The Philadelphia Inquirer wrote an article on B'nai B'rith International's 2016 South Jersey Diverse Minds Writing Challenge. The winning book, “The Legend of Firemarth,” was written and illustrated by Samson Beaver from Paulsboro High School in Paulsboro, N.J. He earns a $5,000 college scholarship and his book has been professionally published. Diverse Minds is a contest where high school students write and illustrate children’s books to help elementary school children celebrate tolerance and diversity
Read Beaver’s winning book here.
Read the 2nd place book here.
Read the 3rd place book here.
Diverse Minds is a contest where high school students write and illustrate children’s books to help elementary school children celebrate tolerance and diversity.
King Firemarth is falling down a cliff. The drop is long, and the king is certain of his death until a friendly dragon scoops him up and deposits him safely on level ground.
The unexpected rescue teaches Firemarth, who had previously feared the dragon - and all different-looking beasts in the kingdom - that "you shouldn't deny someone respect simply because they're different."
So goes The Legend of Firemarth, a children's book written and illustrated by Paulsboro High School sophomore Samson Beaver, who took home first prize this week in B'nai B'rith's "Diverse Minds Writing Challenge" in South Jersey.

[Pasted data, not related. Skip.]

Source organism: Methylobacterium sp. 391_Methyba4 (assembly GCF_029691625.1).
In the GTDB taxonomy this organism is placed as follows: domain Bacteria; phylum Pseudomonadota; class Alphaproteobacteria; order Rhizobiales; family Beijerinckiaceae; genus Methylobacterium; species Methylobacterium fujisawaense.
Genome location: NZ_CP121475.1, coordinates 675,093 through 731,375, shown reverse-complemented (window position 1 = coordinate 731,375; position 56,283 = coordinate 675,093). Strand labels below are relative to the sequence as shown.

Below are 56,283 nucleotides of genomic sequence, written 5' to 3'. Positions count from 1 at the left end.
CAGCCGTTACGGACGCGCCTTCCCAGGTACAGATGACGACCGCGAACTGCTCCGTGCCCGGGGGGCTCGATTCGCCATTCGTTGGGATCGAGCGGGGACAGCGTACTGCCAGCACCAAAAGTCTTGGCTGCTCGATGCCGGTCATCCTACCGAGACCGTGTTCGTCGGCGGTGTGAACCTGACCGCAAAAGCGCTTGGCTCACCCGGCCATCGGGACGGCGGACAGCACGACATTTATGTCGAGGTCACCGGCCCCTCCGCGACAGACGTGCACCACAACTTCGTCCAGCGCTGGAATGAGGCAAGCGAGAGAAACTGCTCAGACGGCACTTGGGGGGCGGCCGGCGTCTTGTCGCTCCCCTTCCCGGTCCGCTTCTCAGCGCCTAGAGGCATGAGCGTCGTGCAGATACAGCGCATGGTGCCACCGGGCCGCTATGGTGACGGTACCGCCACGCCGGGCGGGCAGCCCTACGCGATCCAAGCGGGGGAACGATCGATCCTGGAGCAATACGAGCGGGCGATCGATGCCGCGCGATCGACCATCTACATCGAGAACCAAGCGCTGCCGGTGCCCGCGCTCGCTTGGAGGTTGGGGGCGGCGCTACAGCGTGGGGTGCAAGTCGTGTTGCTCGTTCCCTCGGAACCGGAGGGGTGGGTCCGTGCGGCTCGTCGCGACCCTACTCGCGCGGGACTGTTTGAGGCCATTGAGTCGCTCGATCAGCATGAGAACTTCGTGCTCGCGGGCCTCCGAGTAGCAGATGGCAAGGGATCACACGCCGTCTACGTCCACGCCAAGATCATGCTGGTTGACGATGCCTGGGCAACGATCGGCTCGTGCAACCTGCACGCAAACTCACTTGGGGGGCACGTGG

Beaver's prize was a $5,000 college scholarship he hopes to eventually put toward art school. And 1,000 copies of The Legend of Firemarth will be professionally printed and distributed to local schools, libraries, and community organizations.
Beaver, 17, made sure that the dragon looked sufficiently frightening to drive home the point that appearances can be misleading. In too many children's books, he said, everything is "super-duper cutesy looking."
Firemarth also comes with a message fit for readers of any age. "Don't judge someone by their appearance," Beaver said, leaning over the cluttered art-room table where he spent weeks in February piecing together his first drafts. "Get to know the person."
The Diverse Minds contest, launched 10 years ago by the human rights advocacy group, and geared toward teaching elementary school children lessons of tolerance and equality, awards scholarship prizes to first-, second- and third-place winners in four regions.
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